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If your outflow exceeds your income, then your upkeep will be your downfall.

The first step to gaining wealth is spending less than you earn — it’s vital to making any financial progress. So when you over-spend, you’re doing the most damage possible to your finances.

Here’s what the book “Stop Acting Rich” says about the issue:

“Most people will never earn $10 million in their lifetime, let alone in any single year. In fact, most households (97%) are unlikely to ever earn even $200,000 or more annually. So what if you are unlikely to become rich by generating an extraordinarily high realized income? The only way you will become rich is by being like those millionaires at the other end of the continuum: by living well below your means, by planning, saving, and investing.”

There are two types of over-spending that can ruin your finances:

• Over-spending on the little things – the small amounts that seep out of your pockets here and there and eventually become large.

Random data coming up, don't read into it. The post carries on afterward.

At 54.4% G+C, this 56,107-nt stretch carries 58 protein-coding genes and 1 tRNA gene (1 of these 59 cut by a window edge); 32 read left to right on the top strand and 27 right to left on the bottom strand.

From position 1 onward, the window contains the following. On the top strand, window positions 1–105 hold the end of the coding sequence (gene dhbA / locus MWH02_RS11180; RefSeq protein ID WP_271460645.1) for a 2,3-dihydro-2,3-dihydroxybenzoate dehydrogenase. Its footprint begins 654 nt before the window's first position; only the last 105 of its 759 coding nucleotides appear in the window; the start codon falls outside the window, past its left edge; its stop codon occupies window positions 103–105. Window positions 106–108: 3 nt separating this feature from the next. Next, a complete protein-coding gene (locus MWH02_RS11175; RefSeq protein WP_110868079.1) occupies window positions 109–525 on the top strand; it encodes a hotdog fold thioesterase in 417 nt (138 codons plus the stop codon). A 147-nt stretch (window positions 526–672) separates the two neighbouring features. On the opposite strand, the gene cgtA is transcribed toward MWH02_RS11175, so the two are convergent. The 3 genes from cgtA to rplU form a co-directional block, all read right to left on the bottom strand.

• Over-spending on the big things – homes, cars, boats, cottages, and so on.

The top complaint from people who don’t have balanced budgets is, “I don’t make enough money.”

In the vast majority of cases (probably 95% or more), it’s not the amount these people make – but the amount that they spend that’s the problem. (In some cases it’s true that people simply don’t make enough money to save, invest, etc. As such, they need to concentrate on increasing their income as much as they need to control over-spending.)

The author writes:  ”My wife and I once counseled a guy who made $130,000 a year. This was back in the early ‘90’s, so $130,000 was worth something (it’s still pretty good today.) When I saw his income, I thought “this will be a piece of cake” to make a balanced budget. But once we got through the mortgage on the mansion he owned, the four luxury cars he leased for himself, his wife, and his kids, and the amounts they spent on clothes and vacations – they had spent it all and then some…”

This is why over-spending is the #1 money mistake – because no matter what your income is, if you spend it all plus some, you’re going backwards financially and you’re losing ground.

Source:  ESI Money